Writer’s Digest had a recent tutorial on why agents and editors reject a manuscript and how devastating it can be when it occurs very quickly. Writer’s Digest has some good stuff, but most of it is paid only and this particular one had sound quality that was so appalling, the for that reason alone I cannot recommend it.
The topic was a good one. I have blogged on reasons for rejections in the past, but not this angle. The truth is that almost everything in life is easier to define in the negative. It is easier to describe why something doesn’t work, or why you don’t like it. It is harder when you aren’t sure, or when you think something is great but – this is the key – you are not sure if others will like it and if it will SELL.
Even small presses are focused on SELLING. The quantities are different (yes, smaller most of the time), but the goal is the same. Will it sell enough to justify our work. I love my mother’s artwork. She has 75 years of it. Beautiful stuff, some which I post on my Facebook page. None of it sells. In her lifetime she has made about $10,000 from art sales. She has painted thousands of paintings.
The point is that editors and agents have two very simple criteria.
1) Do I like this?
2) Will it sell?
That’s it! Well, largely it. All other criteria are connected to these two.
Agents and Editors are not in this for the money. There are vastly easier ways to make money. We are in it for the passion and enjoyment of the art of writing. We do need to survive. As part of the survival, we combine our passion with a modicum of business acumen.
Small publishers tend to concentrate. Focus. Niche. The niche may change and evolve. It may be indistinct to the outside world, but the editors know what they like and what they can get passionate about and what their brand is evolving into. Thus, the ability to say “NO” quickly is often really saying “This is a really great romance story, I think, but I hate romance and it takes place in XYZ and I hate XYZ and the protagonist travels back in time to the Middle Ages and I hate the Middle Ages. But, I am not going to say all that to this author, so I will politely say no right away.”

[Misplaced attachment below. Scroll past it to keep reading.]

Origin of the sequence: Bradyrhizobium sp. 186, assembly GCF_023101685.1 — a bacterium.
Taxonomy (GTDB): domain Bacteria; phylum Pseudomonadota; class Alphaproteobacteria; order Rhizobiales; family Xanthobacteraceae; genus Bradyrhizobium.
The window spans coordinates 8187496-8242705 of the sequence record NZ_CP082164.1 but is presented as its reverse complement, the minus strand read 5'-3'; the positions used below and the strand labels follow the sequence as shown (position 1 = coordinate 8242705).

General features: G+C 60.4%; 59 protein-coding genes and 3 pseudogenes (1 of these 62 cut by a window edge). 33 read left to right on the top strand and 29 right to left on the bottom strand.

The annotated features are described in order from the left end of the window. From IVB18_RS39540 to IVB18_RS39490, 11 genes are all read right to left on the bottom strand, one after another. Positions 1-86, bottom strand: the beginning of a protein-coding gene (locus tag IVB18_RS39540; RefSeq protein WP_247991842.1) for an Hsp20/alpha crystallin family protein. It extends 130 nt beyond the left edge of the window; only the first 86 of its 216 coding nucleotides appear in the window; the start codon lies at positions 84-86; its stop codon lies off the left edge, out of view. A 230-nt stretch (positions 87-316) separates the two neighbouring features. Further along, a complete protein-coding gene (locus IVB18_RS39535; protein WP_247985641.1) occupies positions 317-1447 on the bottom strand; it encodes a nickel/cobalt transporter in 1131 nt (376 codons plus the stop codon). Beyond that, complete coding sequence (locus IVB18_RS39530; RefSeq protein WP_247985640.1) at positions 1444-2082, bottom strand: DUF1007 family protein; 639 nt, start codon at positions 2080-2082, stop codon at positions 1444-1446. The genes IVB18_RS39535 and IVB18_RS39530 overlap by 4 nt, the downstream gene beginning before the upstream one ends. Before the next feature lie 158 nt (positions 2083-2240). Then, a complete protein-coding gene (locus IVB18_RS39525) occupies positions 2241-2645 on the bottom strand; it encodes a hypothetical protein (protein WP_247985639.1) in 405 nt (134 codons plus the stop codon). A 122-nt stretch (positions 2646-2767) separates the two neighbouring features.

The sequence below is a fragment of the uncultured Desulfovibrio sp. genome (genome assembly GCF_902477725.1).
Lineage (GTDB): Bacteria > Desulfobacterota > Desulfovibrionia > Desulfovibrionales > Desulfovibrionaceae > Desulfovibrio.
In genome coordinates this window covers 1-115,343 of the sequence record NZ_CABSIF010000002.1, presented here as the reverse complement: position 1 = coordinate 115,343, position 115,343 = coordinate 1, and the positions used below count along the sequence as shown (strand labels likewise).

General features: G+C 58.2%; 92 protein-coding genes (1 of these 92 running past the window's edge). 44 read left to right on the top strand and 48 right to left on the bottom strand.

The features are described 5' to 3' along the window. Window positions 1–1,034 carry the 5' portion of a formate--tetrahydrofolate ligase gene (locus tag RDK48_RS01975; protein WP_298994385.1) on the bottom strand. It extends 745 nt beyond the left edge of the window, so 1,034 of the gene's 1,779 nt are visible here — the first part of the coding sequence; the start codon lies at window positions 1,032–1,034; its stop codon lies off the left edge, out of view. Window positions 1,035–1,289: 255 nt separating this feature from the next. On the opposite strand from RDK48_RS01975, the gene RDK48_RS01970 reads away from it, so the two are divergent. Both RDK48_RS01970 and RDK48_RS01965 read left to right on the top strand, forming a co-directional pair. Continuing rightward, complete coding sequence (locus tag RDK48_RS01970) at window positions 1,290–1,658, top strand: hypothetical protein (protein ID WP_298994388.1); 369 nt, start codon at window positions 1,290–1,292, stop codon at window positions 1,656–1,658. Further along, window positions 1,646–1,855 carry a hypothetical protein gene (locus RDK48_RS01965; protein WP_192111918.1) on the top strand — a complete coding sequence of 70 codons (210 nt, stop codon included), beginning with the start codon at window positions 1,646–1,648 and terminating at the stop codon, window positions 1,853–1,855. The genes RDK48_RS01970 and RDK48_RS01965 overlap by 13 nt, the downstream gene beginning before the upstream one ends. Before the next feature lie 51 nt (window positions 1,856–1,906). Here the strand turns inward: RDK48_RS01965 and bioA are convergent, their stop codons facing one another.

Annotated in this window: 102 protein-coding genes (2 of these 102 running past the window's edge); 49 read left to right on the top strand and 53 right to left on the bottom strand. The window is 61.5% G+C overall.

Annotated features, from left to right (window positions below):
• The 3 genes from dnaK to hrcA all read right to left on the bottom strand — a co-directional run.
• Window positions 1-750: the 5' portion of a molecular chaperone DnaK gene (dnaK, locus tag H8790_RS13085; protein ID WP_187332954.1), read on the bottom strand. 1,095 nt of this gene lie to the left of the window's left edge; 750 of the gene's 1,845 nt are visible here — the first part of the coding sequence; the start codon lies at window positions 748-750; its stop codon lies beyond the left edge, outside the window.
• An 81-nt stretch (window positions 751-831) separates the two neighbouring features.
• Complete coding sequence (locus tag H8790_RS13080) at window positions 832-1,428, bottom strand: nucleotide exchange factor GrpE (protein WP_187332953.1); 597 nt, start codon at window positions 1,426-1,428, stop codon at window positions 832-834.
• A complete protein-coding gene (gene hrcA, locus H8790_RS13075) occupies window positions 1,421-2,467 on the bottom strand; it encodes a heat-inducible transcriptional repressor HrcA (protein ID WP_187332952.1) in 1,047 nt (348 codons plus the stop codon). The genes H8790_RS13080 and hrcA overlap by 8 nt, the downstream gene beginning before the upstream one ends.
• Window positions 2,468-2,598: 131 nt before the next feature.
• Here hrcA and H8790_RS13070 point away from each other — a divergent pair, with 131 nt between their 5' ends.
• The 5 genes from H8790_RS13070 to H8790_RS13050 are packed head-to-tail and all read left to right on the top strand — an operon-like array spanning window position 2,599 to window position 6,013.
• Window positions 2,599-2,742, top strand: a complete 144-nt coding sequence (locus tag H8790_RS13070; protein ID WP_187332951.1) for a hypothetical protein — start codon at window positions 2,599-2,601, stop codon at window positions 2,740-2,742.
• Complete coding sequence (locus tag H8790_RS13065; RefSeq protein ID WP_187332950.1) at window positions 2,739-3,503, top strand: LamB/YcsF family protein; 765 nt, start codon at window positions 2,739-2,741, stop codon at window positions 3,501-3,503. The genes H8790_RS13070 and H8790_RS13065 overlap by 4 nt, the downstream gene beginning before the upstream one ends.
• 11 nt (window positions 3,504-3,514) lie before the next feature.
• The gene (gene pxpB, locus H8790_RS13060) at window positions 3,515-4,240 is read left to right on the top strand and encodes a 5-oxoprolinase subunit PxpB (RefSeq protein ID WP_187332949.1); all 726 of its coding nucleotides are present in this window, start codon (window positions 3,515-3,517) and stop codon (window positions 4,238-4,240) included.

The fast “No” can occur at any stage of the review process. Query letter. Partial Manuscript. Full Manuscript. Editor/agent meeting.
At any stage, don’t be put off by a fast “No.” It simply means that for the two reasons mentioned, one or more decision makers said No to the two criteria.
The query letter (email or print) is a very important part of this. There is a tendency to treat email as more casual and less important. This is a mistake. Editors and agents catch the same mistakes in email as they do in a print letter. Worse, they pass it around more. At the back of the mind is the thought that we all fat finger emails, but egregious mistakes are still noted.
One of these days I will put out a blog on my own impression on how to do an email query letter, which won’t differ radically from the hundreds of “How To” advice pieces that cover the topic, but I think with eBooks, social media, and self-publishing that email queries are subtly different.
For now, the point is the query should indicate somehow a positive answer as to “Will it Sell?” and the answer is not “with massive marketing effort on the publishers part this will sell.”
A lot of people note that agents and editors have often gotten the “will it sell” question wrong. Harry Potter was famously rejected by countless publishers and agents. Does this mean that the agent and editor’s touting their years of experience are wrong.
NO! (That was a Fast No.)
Experience comes back to the blog on 10,000 hours. If you believe you become a better writer by exercising your writing muscle then you need to believe agents and editors become better at making picks over time. Some are better than others. Some learn faster than others. But, just as not every book that Jennifer Egan or John Updike, or John Irving put out is a masterpiece, neither is every decision by an agent or editor correct. It is simply better over time. More right than wrong.
If you are getting your immediate rejections at the query level, consider putting in some of those 10,000 hours of writing in query letter practice.
If you are getting rejected later in the process, consider this. Will it sell is really, will it turn a profit? If your idea is great. The plot is great, but the execution looks like many hundreds of hours of editorial work, it won’t turn a profit. Most large publishers simply won’t budget any editorial time for an unknown. A small publisher will, but the small publisher will look at current load. Only an editor who truly believes in a project is going to spend the extra editorial time. This is criterion one: Do I Like This?
If you do get accepted. Be prepared to start building 10,000 hours of marketing practice too!